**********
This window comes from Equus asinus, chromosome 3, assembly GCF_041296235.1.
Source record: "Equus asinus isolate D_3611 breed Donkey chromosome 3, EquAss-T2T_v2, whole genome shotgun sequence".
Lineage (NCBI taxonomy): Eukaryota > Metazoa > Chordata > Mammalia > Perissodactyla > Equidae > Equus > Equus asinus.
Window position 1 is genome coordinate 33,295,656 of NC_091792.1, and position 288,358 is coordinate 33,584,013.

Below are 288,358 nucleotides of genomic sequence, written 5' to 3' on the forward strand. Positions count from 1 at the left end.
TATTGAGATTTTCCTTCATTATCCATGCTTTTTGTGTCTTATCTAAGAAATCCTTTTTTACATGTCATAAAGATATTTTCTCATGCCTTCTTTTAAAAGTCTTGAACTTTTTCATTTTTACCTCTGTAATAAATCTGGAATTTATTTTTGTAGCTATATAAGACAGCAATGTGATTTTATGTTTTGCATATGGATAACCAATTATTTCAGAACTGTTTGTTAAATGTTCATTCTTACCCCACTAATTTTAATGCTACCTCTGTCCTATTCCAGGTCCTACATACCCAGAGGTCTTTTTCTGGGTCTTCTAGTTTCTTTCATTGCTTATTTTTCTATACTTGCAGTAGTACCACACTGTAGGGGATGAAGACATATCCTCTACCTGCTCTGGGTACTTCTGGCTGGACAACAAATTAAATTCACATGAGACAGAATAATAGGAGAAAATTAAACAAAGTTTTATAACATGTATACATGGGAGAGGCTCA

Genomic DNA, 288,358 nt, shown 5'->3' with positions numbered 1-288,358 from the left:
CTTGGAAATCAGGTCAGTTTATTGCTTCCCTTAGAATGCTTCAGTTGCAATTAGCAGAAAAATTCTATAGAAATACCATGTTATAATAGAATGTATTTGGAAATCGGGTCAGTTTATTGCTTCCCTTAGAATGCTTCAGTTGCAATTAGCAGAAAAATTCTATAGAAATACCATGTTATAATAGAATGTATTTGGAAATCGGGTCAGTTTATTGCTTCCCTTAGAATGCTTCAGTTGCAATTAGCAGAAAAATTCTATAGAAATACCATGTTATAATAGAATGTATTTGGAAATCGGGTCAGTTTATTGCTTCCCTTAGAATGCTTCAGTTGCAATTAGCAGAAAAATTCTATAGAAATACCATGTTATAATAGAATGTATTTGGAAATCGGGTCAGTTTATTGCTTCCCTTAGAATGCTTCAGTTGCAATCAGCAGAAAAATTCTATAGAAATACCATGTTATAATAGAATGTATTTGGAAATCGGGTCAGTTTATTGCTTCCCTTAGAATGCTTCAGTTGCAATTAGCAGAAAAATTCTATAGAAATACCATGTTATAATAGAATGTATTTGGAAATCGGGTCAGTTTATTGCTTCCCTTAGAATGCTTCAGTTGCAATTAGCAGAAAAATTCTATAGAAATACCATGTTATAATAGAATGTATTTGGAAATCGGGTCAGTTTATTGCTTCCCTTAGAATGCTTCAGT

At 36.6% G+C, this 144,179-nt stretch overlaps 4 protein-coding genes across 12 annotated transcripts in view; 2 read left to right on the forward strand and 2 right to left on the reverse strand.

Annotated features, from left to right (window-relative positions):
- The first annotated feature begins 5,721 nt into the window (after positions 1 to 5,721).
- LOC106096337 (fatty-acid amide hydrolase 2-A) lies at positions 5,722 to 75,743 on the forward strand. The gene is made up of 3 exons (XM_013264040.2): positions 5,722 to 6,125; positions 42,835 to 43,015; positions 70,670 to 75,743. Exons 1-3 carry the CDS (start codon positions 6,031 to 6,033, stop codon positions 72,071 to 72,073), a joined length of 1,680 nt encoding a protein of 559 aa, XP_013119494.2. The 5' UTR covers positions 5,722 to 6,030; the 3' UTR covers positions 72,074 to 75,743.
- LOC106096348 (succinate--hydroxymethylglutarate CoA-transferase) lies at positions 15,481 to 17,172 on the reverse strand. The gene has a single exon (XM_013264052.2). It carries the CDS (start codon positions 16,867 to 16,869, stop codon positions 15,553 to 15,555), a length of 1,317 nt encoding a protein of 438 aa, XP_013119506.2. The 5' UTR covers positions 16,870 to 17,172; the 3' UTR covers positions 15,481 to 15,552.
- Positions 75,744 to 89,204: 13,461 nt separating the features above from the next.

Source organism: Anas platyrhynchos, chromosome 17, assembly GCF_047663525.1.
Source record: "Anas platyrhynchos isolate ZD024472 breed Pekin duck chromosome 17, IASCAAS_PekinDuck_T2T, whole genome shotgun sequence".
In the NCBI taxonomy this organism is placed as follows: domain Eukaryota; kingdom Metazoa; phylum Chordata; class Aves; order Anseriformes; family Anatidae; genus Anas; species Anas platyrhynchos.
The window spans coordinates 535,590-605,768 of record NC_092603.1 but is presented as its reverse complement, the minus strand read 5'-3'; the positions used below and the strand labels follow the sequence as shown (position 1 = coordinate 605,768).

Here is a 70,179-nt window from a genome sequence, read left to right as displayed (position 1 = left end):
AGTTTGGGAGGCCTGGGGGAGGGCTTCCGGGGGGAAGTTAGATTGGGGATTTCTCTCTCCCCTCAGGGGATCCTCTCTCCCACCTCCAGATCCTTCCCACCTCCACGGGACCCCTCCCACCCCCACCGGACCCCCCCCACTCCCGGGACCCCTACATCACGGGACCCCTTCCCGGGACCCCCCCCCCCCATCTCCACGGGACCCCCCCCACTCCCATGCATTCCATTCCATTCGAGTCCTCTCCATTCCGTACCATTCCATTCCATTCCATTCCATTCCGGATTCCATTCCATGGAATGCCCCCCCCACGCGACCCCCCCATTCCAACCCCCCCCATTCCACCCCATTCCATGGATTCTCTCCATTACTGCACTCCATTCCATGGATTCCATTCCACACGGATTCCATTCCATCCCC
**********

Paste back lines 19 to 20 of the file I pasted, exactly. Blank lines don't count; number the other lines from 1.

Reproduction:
Here is a 70,179-nt window from a genome sequence, read left to right as displayed (position 1 = left end):
AGTTTGGGAGGCCTGGGGGAGGGCTTCCGGGGGGAAGTTAGATTGGGGATTTCTCTCTCCCCTCAGGGGATCCTCTCTCCCACCTCCAGATCCTTCCCACCTCCACGGGACCCCTCCCACCCCCACCGGACCCCCCCCACTCCCGGGACCCCTACATCACGGGACCCCTTCCCGGGACCCCCCCCCCCCATCTCCACGGGACCCCCCCCACTCCCATGCATTCCATTCCATTCGAGTCCTCTCCATTCCGTACCATTCCATTCCATTCCATTCCATTCCGGATTCCATTCCATGGAATGCCCCCCCCACGCGACCCCCCCATTCCAACCCCCCCCATTCCACCCCATTCCATGGATTCTCTCCATTACTGCACTCCATTCCATGGATTCCATTCCACACGGATTCCATTCCATCCCC